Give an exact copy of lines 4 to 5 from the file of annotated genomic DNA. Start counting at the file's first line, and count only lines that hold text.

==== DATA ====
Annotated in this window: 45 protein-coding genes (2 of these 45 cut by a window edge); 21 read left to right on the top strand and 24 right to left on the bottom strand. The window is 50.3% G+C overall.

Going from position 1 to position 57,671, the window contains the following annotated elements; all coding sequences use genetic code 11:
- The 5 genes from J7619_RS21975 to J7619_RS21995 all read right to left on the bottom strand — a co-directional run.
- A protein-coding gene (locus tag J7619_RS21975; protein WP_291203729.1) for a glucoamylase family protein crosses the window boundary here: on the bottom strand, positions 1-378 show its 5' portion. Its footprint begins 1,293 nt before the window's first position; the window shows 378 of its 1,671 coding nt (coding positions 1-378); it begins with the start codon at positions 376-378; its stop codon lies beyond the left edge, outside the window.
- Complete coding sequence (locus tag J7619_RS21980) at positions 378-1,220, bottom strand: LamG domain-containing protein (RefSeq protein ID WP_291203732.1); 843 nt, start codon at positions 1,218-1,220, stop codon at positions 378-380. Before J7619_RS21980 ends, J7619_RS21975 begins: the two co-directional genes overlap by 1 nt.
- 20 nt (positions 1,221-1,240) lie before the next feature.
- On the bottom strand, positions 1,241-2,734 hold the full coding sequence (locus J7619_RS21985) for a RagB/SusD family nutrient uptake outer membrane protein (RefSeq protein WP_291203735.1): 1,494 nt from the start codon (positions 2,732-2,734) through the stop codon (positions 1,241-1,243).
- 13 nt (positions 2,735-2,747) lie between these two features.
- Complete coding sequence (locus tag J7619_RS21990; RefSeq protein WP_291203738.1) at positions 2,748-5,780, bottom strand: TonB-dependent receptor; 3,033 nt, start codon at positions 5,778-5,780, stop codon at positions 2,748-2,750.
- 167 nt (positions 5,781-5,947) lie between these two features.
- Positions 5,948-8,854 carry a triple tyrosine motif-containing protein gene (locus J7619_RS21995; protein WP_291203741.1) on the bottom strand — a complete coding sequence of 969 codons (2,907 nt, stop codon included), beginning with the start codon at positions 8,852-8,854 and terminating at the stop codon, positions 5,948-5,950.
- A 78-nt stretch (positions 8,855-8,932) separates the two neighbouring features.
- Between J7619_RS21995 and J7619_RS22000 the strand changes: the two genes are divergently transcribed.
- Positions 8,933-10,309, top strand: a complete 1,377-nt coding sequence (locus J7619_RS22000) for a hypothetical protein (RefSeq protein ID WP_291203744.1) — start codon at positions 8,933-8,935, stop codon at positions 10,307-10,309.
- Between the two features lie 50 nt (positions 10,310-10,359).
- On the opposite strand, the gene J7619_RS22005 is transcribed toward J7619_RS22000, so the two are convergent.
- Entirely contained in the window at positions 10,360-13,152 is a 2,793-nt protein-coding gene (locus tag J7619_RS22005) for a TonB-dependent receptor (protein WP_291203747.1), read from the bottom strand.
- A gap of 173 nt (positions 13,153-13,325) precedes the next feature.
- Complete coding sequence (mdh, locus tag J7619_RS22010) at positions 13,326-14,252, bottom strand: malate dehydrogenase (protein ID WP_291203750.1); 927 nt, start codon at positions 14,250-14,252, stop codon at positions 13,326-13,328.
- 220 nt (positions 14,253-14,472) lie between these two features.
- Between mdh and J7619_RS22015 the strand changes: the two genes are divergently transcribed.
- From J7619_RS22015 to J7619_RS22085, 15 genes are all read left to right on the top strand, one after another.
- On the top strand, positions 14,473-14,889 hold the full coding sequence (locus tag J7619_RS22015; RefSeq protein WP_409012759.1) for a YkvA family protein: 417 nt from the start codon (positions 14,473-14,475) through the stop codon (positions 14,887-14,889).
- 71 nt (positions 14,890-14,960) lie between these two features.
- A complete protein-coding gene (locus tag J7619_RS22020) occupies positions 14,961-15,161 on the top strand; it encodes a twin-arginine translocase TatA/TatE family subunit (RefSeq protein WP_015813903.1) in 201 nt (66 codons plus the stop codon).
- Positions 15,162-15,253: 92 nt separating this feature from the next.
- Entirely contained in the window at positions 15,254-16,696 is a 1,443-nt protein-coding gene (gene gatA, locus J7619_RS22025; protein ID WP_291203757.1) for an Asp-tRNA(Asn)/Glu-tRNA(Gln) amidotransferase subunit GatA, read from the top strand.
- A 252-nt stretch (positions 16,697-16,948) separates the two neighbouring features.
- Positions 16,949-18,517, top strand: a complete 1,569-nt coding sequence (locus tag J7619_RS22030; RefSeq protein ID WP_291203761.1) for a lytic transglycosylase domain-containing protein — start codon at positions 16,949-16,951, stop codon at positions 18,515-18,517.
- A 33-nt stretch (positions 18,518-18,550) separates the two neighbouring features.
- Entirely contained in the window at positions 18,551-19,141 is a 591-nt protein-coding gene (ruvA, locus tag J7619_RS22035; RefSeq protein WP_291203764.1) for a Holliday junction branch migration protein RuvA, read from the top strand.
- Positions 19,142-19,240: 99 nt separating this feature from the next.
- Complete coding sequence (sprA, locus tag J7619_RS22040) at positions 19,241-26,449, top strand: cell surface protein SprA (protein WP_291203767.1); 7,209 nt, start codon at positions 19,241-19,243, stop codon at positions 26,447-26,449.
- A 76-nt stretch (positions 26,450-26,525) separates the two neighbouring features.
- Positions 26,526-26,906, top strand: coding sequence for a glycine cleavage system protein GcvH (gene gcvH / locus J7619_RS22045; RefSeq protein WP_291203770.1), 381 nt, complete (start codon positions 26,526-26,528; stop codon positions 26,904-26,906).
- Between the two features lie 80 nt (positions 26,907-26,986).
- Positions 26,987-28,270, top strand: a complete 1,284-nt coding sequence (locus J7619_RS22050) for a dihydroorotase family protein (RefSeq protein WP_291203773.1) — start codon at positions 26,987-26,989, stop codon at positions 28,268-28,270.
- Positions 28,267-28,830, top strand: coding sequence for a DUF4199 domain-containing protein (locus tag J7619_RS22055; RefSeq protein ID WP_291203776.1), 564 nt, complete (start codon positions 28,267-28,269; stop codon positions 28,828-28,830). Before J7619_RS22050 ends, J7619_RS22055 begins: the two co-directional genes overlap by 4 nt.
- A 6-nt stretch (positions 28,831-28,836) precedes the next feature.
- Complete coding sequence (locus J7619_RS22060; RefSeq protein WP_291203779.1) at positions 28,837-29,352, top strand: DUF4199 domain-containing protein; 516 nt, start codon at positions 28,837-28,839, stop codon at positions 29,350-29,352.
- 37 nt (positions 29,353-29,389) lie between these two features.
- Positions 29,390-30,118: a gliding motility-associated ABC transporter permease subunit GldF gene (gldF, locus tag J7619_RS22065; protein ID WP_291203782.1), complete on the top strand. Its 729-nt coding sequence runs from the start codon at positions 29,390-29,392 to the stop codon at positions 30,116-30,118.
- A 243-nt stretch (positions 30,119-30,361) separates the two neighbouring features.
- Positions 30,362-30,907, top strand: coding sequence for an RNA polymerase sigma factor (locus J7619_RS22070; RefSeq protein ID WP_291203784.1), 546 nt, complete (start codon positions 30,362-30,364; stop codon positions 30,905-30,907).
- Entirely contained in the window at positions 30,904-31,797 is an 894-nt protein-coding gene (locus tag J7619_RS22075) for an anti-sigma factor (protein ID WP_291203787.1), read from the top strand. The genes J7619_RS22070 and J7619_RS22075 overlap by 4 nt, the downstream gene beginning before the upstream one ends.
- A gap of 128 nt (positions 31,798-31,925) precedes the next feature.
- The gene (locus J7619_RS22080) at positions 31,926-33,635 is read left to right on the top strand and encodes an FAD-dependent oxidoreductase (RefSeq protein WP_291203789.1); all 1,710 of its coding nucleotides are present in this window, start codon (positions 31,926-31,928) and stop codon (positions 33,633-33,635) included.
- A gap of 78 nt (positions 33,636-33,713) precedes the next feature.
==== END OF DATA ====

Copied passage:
- A protein-coding gene (locus tag J7619_RS21975; protein WP_291203729.1) for a glucoamylase family protein crosses the window boundary here: on the bottom strand, positions 1-378 show its 5' portion. Its footprint begins 1,293 nt before the window's first position; the window shows 378 of its 1,671 coding nt (coding positions 1-378); it begins with the start codon at positions 376-378; its stop codon lies beyond the left edge, outside the window.
- Complete coding sequence (locus tag J7619_RS21980) at positions 378-1,220, bottom strand: LamG domain-containing protein (RefSeq protein ID WP_291203732.1); 843 nt, start codon at positions 1,218-1,220, stop codon at positions 378-380. Before J7619_RS21980 ends, J7619_RS21975 begins: the two co-directional genes overlap by 1 nt.